A single crystal of MgSiO3 orthoenstatite has been studied by single-crystal X-ray diffraction in a diamond-anvil cell up to a pressure of 8.5 GPa. From the unit-cell data, it has been shown that the volume variation with pressure is best described by two independent equations of state, with significantly different values for their room-pressure bulk modulus, K0, and its first derivative, K0: at P < 4 GPa, K0 = 95.8(3.0) GPa, and K0=14.9(2.0); at P > 4 GPa, K0 = 122.8(16.5) GPa, and K0=5.6(2.9).

A series of structural refinements carried out at pressure intervals of ~1 GPa shows that there is a change in compression mechanism at about 4 GPa that would account for this break in the equation of state of the pyroxene. Below 4 GPa the SiO4 tetrahedra are essentially incompressible, with no change in Si-O bond lengths and O-Si-O bond angles, whereas at higher pressures the Si-O bond lengths shorten in a regular way, with no angular distortion of the SiO4 tetrahedra. The linear volume compressibility of both of the tetrahedra between 4 and 8 GPa is 0.0062(1) GPa−1 [corresponding to a bulk modulus of 162(3) GPa]. By contrast, the Mg-O bond lengths decrease steadily over the whole pressure range studied; the compression of each of the MgO6 octahedra may be described by a single third-order Birch-Murnaghan equation of state: for the M1 site, K0 = 53.2(5.4) GPa, and K0=31.9(6.3); for the M2 site, K0 = 63.1(8.5) GPa, and K0=26.7(7.9).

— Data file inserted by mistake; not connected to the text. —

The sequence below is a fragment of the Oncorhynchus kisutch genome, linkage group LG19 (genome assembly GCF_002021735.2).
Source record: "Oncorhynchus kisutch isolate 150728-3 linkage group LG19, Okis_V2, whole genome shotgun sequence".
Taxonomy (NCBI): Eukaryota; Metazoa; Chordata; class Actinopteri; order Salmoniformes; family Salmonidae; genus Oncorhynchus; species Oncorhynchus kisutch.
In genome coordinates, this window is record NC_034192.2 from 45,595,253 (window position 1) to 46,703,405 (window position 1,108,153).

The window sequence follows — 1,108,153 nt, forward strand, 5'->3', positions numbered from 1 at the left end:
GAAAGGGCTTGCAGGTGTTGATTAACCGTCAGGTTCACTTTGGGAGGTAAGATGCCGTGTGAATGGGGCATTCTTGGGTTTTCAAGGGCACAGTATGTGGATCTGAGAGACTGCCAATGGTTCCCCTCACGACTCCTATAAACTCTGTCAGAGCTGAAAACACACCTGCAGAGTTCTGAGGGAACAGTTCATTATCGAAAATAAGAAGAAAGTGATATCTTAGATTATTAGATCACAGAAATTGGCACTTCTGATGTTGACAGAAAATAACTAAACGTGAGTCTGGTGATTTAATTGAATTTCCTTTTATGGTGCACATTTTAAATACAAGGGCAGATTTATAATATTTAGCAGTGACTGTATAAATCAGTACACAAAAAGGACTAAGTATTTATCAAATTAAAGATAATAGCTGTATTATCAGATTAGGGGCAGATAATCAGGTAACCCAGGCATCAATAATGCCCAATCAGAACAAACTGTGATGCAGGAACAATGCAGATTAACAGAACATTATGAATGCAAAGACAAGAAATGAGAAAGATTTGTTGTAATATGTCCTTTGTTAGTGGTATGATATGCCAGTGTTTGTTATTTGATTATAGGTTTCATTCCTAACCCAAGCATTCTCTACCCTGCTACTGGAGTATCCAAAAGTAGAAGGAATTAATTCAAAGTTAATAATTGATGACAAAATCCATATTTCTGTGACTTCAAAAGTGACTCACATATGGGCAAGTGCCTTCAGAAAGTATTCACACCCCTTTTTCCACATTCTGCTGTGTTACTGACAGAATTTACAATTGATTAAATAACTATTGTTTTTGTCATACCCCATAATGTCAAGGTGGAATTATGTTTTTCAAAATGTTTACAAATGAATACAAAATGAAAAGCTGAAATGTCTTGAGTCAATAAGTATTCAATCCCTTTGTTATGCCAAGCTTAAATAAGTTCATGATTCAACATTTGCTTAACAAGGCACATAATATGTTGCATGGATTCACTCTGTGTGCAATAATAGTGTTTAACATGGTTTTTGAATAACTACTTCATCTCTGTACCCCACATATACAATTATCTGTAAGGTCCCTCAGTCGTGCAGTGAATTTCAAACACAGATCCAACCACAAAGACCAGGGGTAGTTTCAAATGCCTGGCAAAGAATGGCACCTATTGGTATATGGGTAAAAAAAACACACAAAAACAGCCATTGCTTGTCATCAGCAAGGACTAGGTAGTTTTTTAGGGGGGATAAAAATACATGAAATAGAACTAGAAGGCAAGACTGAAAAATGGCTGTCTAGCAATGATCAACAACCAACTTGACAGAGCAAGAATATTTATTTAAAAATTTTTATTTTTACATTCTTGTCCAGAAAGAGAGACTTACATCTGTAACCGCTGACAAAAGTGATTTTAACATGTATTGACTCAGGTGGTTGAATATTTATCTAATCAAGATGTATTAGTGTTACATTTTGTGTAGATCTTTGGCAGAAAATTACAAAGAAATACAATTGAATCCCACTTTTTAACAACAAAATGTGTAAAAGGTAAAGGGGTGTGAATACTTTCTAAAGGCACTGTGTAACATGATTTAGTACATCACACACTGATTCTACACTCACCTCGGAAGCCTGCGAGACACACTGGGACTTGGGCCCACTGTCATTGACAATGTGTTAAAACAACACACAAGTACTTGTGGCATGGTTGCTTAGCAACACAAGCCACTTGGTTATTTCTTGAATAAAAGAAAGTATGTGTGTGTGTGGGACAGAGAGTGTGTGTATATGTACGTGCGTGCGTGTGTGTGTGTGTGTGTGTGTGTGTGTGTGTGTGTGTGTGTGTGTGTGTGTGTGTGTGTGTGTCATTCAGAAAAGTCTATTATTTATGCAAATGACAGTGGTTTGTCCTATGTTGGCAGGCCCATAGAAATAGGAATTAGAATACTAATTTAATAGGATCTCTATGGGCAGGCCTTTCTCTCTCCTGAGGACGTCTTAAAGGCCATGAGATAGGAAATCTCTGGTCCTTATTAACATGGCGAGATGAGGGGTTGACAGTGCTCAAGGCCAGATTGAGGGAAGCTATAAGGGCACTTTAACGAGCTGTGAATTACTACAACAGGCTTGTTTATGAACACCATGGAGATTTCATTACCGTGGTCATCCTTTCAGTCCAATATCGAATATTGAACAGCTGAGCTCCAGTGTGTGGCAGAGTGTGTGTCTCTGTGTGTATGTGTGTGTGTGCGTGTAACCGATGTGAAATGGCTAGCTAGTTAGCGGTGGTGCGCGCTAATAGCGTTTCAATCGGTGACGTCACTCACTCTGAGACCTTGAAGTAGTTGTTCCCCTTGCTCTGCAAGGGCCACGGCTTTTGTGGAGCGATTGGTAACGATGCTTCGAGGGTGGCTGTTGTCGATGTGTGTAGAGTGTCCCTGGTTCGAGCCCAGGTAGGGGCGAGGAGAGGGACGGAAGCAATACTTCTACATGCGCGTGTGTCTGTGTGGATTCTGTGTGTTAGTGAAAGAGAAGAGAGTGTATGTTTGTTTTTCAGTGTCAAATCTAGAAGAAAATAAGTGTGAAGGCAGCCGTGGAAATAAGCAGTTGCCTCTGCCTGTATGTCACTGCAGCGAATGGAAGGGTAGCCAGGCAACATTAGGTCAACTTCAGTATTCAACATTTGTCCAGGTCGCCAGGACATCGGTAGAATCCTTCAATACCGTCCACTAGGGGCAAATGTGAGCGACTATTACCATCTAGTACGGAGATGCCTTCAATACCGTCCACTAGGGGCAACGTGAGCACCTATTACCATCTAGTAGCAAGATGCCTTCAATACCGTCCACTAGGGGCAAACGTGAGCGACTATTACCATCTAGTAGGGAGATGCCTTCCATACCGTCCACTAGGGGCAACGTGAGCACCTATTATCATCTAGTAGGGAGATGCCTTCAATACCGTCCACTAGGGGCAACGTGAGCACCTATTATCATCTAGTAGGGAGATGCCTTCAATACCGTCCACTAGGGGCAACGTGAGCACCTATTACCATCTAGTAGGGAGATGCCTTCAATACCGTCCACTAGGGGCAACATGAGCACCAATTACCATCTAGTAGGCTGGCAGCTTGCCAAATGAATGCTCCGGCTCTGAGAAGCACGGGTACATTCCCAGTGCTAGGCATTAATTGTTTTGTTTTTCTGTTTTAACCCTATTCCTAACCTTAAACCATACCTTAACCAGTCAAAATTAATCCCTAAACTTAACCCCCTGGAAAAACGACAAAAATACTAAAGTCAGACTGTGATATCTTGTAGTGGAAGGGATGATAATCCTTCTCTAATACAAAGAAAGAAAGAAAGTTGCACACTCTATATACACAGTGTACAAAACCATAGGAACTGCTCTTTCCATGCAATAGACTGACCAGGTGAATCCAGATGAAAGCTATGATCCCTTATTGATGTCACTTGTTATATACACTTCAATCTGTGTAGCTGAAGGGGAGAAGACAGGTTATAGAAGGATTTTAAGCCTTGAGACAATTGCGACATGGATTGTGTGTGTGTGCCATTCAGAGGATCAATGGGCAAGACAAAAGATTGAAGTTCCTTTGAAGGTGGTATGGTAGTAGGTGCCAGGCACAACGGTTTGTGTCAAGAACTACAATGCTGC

There is a well-defined change in both the degree of kinking of the tetrahedral chains (as measured by changes in the O3-O3-O3 chain extension angle) and the amount of tetrahedral tilt toward the (100) plane at about 4 GPa. At low pressures the B chain, which is more distorted at room pressure, kinks dramatically while keeping the bases of its tetrahedra at a constant orientation of approximately 7° from the (100) plane, whereas above ~4 GPa the kinking ceases, and the tetrahedra begin to tilt steadily toward the (100) plane. The A chain behaves essentially in the reverse way: below 4 GPa the tetrahedra tilt markedly toward the (100) plane with only a little chain kinking occurring, whereas at higher pressures, the tetrahedral tilt virtually stops, and the kinking continues slowly in the opposite direction.

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